The Golden Highway Pass connects the old mining ghost town of Eureka City, high up on a plateau of the Makhonjwa Mountains, with the Sheba Mine located in a valley far below. The end point is very close to the entrance of the famous Bray’s Golden Quarry. Originally just an unnamed track, the pass acquired its name when a local builder was contracted to provide concrete paving strips on some of the route. The story goes that he mistakenly used unprocessed ore extracted from the mine as part of his building mix, and that therefore an unknown amount of raw gold ended up as part of the road surface!
There are various routes that connect the De Kaap Valley with Eureka City, but all of these require the use of a 4x4 vehicle with low-range capability. They range from a Grade 2 to a Grade 3, but can quickly deteriorate to a Grade 4 or even a Grade 5 in wet weather. The Golden Highway Pass itself is not difficult (mainly because of the concrete paving), but fallen trees and boulders can block the pass at any time, so users should be prepared for this eventuality. There are numerous hairpin bends, at least four of which require a 3-point and perhaps even a 5-point turn, depending on the vehicle.
This is a beautiful gravel pass that ascends the eastern side of the Watervalsberg near Wolseley and connects the town with the Suurvlak plantation on top of the mountain. The pass falls under the jurisdiction of Cape Nature as well as the state's forestry arm in the Western Cape (Cape Pine). The road is open to permit holders only - we explain the process of getting the permit lower down on this page. The pass zig-zags its way up the mountain via three extreme switchbacks, at a fairly reasonable gradient and is well designed, offering exceptionally good views over the Tulbagh Valley and the Witzenberg mountains to the east. (Latest news as at Nov 2016 - this pass is now officially closed to the public)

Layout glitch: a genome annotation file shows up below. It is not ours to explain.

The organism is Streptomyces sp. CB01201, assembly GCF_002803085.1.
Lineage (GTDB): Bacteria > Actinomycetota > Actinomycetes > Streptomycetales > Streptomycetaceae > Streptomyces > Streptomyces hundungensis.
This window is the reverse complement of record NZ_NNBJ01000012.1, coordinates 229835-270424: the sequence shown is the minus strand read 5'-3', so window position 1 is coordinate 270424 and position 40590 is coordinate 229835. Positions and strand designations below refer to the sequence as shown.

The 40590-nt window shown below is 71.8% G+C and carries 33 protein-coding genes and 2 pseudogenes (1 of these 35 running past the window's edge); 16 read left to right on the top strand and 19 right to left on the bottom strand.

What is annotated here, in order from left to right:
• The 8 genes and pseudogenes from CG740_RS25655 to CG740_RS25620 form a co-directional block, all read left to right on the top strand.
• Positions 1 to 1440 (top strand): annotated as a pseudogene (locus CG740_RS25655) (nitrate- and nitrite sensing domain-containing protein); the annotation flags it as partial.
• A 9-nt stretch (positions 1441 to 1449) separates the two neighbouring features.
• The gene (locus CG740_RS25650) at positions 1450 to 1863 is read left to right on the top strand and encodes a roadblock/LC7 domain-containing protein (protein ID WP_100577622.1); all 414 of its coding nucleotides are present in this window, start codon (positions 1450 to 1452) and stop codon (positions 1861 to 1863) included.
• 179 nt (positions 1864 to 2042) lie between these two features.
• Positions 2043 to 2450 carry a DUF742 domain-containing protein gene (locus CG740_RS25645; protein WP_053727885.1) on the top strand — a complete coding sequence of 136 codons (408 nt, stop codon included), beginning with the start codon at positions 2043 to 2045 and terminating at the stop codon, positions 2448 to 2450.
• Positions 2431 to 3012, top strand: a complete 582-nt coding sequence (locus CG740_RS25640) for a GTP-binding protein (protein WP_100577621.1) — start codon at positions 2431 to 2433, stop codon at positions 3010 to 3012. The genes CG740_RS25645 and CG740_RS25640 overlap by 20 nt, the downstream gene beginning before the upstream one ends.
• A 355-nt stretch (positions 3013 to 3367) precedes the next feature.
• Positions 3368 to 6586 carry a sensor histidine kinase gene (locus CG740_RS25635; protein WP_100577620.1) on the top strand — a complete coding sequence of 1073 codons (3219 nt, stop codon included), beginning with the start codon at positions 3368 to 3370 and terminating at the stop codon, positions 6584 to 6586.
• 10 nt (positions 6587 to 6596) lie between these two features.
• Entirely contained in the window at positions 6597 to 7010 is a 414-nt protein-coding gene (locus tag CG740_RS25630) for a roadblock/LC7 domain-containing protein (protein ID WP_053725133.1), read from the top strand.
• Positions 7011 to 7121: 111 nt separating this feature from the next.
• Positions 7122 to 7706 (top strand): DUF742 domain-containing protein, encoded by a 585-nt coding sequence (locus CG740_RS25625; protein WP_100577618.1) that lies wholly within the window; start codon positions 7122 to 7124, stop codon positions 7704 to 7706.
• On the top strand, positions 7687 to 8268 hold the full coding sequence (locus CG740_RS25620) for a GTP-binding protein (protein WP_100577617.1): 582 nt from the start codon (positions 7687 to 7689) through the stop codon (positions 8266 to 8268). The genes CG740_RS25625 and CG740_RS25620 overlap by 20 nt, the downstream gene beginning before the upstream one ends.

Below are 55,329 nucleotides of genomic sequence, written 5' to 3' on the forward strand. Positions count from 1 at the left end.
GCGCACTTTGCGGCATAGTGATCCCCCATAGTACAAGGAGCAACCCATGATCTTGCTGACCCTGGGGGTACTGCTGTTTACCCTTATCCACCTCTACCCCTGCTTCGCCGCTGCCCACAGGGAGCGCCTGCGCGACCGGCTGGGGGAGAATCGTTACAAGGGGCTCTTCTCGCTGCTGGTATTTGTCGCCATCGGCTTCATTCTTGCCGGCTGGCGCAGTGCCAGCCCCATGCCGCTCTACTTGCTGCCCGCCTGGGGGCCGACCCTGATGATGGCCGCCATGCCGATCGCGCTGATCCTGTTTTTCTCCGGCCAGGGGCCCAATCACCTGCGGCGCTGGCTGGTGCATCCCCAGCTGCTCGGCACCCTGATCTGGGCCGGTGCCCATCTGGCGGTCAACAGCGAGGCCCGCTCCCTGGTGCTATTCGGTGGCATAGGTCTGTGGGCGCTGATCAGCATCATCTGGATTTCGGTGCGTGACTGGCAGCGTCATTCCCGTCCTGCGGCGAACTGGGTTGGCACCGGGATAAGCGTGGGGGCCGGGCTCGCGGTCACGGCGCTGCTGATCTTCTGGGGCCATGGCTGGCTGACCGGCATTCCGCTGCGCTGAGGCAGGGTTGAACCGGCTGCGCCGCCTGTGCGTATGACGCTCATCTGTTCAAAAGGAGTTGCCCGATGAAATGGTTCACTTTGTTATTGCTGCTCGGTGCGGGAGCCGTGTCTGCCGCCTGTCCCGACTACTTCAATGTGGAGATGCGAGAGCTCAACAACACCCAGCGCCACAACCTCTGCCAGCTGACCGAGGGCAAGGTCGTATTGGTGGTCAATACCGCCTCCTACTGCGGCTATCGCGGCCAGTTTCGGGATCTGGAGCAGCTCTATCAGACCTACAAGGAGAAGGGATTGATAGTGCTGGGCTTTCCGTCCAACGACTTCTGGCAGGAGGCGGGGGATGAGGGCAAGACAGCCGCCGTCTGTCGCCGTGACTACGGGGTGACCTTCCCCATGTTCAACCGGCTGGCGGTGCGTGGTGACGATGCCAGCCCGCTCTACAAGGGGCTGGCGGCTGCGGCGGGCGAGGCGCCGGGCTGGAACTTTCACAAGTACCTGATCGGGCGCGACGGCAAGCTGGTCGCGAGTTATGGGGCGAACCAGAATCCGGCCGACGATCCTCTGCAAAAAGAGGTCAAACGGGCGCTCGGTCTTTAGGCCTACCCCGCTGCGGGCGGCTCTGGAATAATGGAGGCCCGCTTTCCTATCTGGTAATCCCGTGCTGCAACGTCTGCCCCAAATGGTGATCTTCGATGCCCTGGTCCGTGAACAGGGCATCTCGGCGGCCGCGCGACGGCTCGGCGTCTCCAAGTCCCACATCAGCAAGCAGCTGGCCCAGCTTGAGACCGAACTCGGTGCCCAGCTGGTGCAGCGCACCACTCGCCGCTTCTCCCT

This long, altitude gaining pass is located in the mountains to the north of Ngodwana and is a restricted road which falls under the jurisdiction of South African Paper and Pulp Industries (SAPPI). It is a big pass and covers a total of 27,6 km. The pass is tarred with an average gradient of 1:26, but there are some steep sections at 1:8. The public are discouraged from utilising the road, but for those persistent enough, you can get a permit from the SAPPI office at Camelot. [Details lower down on this page]
Caution: This is a dangerous road! Despite it being tarred, it has many corners with negative cross-flow and potholes are an ever present hazard. The road carries heavy logging vehicles which often use the entire width of the road to negotiate corners. Almost every one of its many bends has a name of a driver who has been injured or died there. Thick mountain mists bedevil the pass, sometimes reducing speed to a walking pace. There can be a temperature variance of up to 20 degrees, so take warm kit with.
Mountain Passes South Africa is a website dedicated to the research, documentation, photographing and filming of the mountain passes of South Africa.
Passes are classified according to provinces and feature a text description, Fact File including GPS data, a fully interactive dual-view map and a narrated YouTube video.
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